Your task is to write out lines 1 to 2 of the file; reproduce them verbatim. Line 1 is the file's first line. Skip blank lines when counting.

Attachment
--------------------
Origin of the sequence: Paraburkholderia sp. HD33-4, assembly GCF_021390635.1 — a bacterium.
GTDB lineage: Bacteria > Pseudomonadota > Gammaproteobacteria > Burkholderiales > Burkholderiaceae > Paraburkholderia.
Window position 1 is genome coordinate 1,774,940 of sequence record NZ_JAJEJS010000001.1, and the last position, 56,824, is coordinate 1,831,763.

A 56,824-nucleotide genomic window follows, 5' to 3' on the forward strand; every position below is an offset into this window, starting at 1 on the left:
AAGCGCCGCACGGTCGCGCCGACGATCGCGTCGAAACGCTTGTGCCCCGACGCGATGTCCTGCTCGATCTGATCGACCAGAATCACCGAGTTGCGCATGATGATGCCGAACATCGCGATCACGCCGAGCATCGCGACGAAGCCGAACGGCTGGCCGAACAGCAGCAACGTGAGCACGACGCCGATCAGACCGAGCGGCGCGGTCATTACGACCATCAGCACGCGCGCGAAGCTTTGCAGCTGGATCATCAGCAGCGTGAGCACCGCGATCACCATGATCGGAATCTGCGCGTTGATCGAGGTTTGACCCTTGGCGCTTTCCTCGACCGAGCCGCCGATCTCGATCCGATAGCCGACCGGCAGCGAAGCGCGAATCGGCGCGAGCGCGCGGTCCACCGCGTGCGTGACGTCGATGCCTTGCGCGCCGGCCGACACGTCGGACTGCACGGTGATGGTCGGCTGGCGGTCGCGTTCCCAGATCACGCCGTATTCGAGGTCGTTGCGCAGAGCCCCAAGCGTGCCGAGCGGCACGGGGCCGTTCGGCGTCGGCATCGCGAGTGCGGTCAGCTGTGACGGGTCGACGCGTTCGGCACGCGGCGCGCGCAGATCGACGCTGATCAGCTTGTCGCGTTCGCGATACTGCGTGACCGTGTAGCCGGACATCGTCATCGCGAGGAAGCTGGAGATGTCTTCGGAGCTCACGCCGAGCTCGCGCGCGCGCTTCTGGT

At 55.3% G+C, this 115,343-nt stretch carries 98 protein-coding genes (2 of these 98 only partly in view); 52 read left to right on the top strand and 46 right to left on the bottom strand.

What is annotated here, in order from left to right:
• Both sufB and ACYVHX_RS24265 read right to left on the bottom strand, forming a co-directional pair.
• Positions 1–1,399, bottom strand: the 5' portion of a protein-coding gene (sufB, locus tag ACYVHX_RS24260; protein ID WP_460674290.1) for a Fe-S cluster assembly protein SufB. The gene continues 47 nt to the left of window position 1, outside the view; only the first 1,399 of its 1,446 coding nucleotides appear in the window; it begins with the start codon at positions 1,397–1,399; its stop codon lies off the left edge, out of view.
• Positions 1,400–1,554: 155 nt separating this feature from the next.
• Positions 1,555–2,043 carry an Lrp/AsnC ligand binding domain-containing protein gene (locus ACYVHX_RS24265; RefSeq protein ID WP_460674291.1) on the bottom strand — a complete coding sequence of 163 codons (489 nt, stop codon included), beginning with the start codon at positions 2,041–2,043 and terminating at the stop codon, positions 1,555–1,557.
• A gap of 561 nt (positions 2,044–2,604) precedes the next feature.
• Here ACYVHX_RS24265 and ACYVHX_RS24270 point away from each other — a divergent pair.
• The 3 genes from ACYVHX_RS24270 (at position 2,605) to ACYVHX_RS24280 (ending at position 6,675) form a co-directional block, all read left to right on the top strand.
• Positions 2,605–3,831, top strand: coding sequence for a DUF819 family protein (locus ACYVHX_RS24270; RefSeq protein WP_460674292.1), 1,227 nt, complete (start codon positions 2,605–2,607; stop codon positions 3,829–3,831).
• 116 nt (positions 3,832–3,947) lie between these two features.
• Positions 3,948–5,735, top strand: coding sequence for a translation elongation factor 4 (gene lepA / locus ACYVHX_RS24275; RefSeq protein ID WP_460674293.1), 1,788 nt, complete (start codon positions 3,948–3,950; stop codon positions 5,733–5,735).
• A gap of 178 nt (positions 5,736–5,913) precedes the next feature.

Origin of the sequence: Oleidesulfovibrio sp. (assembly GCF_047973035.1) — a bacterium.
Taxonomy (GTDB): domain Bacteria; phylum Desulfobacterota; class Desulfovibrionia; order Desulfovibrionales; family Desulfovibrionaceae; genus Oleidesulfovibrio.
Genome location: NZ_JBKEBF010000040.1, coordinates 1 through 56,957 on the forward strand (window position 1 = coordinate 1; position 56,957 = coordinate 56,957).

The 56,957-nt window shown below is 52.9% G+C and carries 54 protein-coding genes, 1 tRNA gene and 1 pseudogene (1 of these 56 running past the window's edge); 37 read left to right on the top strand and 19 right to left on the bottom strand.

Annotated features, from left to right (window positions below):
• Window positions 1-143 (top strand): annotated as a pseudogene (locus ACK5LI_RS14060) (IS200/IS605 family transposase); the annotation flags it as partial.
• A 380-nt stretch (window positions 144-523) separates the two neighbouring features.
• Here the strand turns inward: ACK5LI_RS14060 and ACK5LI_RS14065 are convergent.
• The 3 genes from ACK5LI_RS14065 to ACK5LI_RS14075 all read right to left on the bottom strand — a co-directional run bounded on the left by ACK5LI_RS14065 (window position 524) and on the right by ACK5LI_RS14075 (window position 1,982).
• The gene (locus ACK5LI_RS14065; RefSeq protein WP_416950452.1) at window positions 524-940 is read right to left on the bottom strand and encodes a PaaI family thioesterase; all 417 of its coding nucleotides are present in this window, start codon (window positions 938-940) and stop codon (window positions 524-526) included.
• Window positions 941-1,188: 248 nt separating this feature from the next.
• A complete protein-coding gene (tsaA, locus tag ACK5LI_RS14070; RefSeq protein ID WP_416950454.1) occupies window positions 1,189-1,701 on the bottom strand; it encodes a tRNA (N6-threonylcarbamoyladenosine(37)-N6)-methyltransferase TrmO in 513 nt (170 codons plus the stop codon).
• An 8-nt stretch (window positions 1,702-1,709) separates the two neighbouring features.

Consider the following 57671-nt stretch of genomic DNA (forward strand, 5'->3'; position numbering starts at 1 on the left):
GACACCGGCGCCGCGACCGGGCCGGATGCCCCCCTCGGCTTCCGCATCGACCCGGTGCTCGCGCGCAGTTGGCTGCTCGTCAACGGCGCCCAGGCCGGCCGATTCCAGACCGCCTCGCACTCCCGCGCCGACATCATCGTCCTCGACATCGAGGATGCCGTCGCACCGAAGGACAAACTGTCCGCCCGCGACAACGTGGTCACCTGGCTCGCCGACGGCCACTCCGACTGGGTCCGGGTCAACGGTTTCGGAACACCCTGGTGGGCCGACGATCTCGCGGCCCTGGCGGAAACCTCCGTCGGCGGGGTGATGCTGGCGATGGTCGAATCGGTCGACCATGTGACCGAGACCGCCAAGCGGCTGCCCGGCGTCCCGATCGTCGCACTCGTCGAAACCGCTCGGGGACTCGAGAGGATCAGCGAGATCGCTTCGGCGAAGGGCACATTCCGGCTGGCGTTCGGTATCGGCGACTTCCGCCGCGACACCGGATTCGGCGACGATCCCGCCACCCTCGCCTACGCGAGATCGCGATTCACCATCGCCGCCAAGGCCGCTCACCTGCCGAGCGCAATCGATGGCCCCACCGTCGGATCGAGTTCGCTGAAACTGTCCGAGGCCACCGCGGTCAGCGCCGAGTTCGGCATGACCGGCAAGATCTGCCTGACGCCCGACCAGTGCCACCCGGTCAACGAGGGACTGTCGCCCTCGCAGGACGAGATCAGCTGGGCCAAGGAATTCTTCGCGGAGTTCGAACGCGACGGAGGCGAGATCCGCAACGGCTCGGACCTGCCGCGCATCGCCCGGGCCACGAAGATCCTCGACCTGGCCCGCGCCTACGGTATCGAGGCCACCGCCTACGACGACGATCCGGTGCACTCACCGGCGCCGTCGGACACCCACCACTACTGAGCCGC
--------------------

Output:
Origin of the sequence: Paraburkholderia sp. HD33-4, assembly GCF_021390635.1 — a bacterium.
GTDB lineage: Bacteria > Pseudomonadota > Gammaproteobacteria > Burkholderiales > Burkholderiaceae > Paraburkholderia.